The Druids: Priests of the Ancient Celts

By Paul R. Lonigan | Go to book overview
Save to active project


AN APPRECIATION of the phenomenon known as Druidism (so far as our evidence will permit) must allow for a development of hundreds of years and over thousands of miles. It must take into account contacts between the Celts and peoples who were of kindred ancestral heritage (such as the Indo-European Latins and Germans), as between the Celts and those (perhaps among the earlier population groups of the British Isles or of the eastern parts of the continent) who were not. It must allow for the possibility that Druidism may have had variant characteristics contemporaneously in different parts of the Celtic sphere at any given time; but it should admit the fact that Druidism was apparently also pan-Celtic in nature ( Hubert 1988b: 226-27).

Crucial as well to a better understanding of the institution is recognition that rarely, if ever, do foreign observers (or even, for that matter, internal converts to an external religion, such as Christianity) view an endemic phenomenon with the same eyes as the indigenous population. Since the vast majority of Celtic materials attesting to this feature of Celtic culture are provided by Irish tradition (albeit in forms recorded, mostly, by Christian


Notes for this page

Add a new note
If you are trying to select text to create highlights or citations, remember that you must now click or tap on the first word, and then click or tap on the last word.
Loading One moment ...
Project items
Cite this page

Cited page

Citations are available only to our active members.
Sign up now to cite pages or passages in MLA, APA and Chicago citation styles.

Cited page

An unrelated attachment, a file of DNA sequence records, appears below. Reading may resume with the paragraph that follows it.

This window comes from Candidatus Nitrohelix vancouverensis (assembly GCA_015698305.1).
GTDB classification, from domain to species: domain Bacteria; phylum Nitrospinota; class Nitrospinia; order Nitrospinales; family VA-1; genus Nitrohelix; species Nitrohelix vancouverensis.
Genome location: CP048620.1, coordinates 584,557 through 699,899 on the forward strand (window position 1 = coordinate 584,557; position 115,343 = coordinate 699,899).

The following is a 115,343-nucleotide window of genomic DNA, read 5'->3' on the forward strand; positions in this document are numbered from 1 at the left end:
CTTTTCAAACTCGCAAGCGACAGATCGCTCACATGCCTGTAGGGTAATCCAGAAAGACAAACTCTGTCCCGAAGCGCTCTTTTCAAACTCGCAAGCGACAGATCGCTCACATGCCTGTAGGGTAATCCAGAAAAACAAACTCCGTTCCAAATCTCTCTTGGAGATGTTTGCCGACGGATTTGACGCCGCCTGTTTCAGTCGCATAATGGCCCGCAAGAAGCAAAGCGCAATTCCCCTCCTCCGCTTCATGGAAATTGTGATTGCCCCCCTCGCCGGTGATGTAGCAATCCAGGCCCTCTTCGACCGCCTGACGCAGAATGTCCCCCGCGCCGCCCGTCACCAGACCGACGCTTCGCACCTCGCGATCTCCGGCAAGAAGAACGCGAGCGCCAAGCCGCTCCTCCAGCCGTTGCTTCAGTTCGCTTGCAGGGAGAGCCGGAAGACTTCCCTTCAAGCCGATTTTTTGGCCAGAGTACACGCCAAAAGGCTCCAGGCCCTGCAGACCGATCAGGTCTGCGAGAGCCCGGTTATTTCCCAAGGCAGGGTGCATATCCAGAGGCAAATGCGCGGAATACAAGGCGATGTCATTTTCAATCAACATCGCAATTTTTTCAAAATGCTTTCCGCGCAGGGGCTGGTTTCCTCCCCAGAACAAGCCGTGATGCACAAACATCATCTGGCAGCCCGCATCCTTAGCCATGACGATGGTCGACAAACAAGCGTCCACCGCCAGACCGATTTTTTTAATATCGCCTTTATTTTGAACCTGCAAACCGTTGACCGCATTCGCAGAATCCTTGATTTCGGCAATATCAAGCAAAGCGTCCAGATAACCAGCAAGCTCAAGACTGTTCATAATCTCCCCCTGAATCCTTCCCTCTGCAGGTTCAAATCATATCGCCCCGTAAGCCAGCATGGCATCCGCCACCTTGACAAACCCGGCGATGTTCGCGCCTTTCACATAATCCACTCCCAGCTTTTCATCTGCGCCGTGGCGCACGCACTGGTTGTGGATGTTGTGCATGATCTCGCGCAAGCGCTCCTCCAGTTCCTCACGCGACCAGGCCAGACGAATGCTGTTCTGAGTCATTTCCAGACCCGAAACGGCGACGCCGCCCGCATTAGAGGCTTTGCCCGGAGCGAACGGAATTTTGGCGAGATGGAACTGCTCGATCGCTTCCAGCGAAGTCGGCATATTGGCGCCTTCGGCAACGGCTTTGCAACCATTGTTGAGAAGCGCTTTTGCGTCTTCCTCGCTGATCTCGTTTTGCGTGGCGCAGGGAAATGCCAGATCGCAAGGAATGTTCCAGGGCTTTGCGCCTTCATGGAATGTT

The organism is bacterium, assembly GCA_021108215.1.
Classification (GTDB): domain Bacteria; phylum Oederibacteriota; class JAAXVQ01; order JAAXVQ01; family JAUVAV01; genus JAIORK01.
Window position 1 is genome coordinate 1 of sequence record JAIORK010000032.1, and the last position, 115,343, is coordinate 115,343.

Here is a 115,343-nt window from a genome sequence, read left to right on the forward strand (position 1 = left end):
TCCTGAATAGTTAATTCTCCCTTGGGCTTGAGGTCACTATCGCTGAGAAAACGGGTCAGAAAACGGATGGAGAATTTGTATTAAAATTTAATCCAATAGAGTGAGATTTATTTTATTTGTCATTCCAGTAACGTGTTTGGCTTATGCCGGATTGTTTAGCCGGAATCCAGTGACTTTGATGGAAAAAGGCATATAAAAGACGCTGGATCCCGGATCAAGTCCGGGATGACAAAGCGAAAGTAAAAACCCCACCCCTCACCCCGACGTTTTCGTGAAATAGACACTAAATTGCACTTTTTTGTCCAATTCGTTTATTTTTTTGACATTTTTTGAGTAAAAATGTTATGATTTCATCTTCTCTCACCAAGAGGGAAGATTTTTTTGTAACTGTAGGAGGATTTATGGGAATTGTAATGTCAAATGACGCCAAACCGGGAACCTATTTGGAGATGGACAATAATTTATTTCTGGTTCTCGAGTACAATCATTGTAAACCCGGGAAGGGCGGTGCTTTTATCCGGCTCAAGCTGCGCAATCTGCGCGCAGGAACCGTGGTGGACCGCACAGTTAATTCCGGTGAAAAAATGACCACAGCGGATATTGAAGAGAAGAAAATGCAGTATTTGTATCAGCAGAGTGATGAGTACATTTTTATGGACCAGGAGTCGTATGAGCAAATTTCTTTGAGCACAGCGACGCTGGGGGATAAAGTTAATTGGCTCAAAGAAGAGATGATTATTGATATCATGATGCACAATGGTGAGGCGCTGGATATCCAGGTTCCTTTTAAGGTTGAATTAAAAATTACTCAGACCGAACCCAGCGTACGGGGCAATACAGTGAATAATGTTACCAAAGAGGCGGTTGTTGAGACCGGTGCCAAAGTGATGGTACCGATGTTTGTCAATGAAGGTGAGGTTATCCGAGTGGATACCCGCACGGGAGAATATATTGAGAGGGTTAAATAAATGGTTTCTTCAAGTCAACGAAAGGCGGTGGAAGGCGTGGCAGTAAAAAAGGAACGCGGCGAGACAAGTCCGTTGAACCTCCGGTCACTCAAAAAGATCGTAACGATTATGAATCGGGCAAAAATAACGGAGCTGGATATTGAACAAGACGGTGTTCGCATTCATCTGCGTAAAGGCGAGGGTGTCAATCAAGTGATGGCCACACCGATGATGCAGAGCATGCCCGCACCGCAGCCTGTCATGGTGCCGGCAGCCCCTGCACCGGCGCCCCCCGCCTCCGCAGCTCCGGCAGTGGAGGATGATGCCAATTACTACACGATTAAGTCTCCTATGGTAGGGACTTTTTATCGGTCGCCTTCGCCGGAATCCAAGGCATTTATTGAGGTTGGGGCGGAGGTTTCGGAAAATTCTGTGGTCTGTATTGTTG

Bookmark this page
The Druids: Priests of the Ancient Celts


Text size Smaller Larger
Search within

Search within this book

Look up

Look up a word

  • Dictionary
  • Thesaurus
Please submit a word or phrase above.
Print this page

Print this page

Why can't I print more than one page at a time?

While we understand printed pages are helpful to our users, this limitation is necessary to help protect our publishers' copyrighted material and prevent its unlawful distribution. We are sorry for any inconvenience.
Full screen
/ 144

matching results for page

Cited passage

Citations are available only to our active members.
Sign up now to cite pages or passages in MLA, APA and Chicago citation styles.

Cited passage

Welcome to the new Questia Reader

The Questia Reader has been updated to provide you with an even better online reading experience.  It is now 100% Responsive, which means you can read our books and articles on any sized device you wish.  All of your favorite tools like notes, highlights, and citations are still here, but the way you select text has been updated to be easier to use, especially on touchscreen devices.  Here's how:

1. Click or tap the first word you want to select.
2. Click or tap the last word you want to select.

OK, got it!

Thanks for trying Questia!

Please continue trying out our research tools, but please note, full functionality is available only to our active members.

Your work will be lost once you leave this Web page.

For full access in an ad-free environment, sign up now for a FREE, 1-day trial.

Already a member? Log in now.

Are you sure you want to delete this highlight?